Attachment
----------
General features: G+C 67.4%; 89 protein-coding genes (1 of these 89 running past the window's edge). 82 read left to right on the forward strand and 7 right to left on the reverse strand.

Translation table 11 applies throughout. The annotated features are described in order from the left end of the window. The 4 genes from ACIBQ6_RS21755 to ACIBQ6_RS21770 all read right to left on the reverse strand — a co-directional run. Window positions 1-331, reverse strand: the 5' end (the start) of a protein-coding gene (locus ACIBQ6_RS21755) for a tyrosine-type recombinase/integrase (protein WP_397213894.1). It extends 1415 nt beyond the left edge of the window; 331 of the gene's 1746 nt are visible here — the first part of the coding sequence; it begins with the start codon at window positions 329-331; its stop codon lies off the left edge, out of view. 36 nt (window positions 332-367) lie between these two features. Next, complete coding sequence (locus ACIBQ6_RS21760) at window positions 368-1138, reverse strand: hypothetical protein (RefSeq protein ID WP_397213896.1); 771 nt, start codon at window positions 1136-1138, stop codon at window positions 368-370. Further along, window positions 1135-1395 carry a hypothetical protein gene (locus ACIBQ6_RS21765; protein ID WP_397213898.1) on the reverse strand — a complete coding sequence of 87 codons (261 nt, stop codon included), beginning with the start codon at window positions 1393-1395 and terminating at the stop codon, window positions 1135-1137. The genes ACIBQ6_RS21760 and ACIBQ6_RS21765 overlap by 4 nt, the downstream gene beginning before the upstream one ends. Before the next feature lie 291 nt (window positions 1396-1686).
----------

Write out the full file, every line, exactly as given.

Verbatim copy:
General features: G+C 67.4%; 89 protein-coding genes (1 of these 89 running past the window's edge). 82 read left to right on the forward strand and 7 right to left on the reverse strand.

Translation table 11 applies throughout. The annotated features are described in order from the left end of the window. The 4 genes from ACIBQ6_RS21755 to ACIBQ6_RS21770 all read right to left on the reverse strand — a co-directional run. Window positions 1-331, reverse strand: the 5' end (the start) of a protein-coding gene (locus ACIBQ6_RS21755) for a tyrosine-type recombinase/integrase (protein WP_397213894.1). It extends 1415 nt beyond the left edge of the window; 331 of the gene's 1746 nt are visible here — the first part of the coding sequence; it begins with the start codon at window positions 329-331; its stop codon lies off the left edge, out of view. 36 nt (window positions 332-367) lie between these two features. Next, complete coding sequence (locus ACIBQ6_RS21760) at window positions 368-1138, reverse strand: hypothetical protein (RefSeq protein ID WP_397213896.1); 771 nt, start codon at window positions 1136-1138, stop codon at window positions 368-370. Further along, window positions 1135-1395 carry a hypothetical protein gene (locus ACIBQ6_RS21765; protein ID WP_397213898.1) on the reverse strand — a complete coding sequence of 87 codons (261 nt, stop codon included), beginning with the start codon at window positions 1393-1395 and terminating at the stop codon, window positions 1135-1137. The genes ACIBQ6_RS21760 and ACIBQ6_RS21765 overlap by 4 nt, the downstream gene beginning before the upstream one ends. Before the next feature lie 291 nt (window positions 1396-1686).